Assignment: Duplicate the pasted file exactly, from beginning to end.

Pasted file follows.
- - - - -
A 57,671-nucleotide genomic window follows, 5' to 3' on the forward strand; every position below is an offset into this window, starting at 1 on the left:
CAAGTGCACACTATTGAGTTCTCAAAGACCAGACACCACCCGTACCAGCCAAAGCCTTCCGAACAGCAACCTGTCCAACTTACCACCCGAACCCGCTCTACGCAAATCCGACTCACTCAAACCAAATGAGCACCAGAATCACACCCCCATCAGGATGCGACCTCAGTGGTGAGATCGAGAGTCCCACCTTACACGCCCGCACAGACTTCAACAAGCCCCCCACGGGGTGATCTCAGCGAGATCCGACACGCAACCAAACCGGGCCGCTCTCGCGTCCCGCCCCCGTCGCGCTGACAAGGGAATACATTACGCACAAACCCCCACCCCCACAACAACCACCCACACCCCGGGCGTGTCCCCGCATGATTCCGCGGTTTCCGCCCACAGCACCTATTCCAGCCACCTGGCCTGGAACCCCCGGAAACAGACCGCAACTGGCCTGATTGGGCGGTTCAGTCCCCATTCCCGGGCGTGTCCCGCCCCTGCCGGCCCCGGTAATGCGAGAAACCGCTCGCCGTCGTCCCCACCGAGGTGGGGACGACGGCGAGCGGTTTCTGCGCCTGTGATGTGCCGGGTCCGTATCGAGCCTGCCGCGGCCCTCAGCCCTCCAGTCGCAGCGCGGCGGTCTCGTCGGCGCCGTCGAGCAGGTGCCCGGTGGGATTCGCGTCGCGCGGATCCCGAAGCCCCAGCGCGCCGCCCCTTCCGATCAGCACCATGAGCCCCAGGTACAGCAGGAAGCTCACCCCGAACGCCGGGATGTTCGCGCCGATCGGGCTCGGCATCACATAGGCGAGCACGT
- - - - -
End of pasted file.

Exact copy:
A 57,671-nucleotide genomic window follows, 5' to 3' on the forward strand; every position below is an offset into this window, starting at 1 on the left:
CAAGTGCACACTATTGAGTTCTCAAAGACCAGACACCACCCGTACCAGCCAAAGCCTTCCGAACAGCAACCTGTCCAACTTACCACCCGAACCCGCTCTACGCAAATCCGACTCACTCAAACCAAATGAGCACCAGAATCACACCCCCATCAGGATGCGACCTCAGTGGTGAGATCGAGAGTCCCACCTTACACGCCCGCACAGACTTCAACAAGCCCCCCACGGGGTGATCTCAGCGAGATCCGACACGCAACCAAACCGGGCCGCTCTCGCGTCCCGCCCCCGTCGCGCTGACAAGGGAATACATTACGCACAAACCCCCACCCCCACAACAACCACCCACACCCCGGGCGTGTCCCCGCATGATTCCGCGGTTTCCGCCCACAGCACCTATTCCAGCCACCTGGCCTGGAACCCCCGGAAACAGACCGCAACTGGCCTGATTGGGCGGTTCAGTCCCCATTCCCGGGCGTGTCCCGCCCCTGCCGGCCCCGGTAATGCGAGAAACCGCTCGCCGTCGTCCCCACCGAGGTGGGGACGACGGCGAGCGGTTTCTGCGCCTGTGATGTGCCGGGTCCGTATCGAGCCTGCCGCGGCCCTCAGCCCTCCAGTCGCAGCGCGGCGGTCTCGTCGGCGCCGTCGAGCAGGTGCCCGGTGGGATTCGCGTCGCGCGGATCCCGAAGCCCCAGCGCGCCGCCCCTTCCGATCAGCACCATGAGCCCCAGGTACAGCAGGAAGCTCACCCCGAACGCCGGGATGTTCGCGCCGATCGGGCTCGGCATCACATAGGCGAGCACGT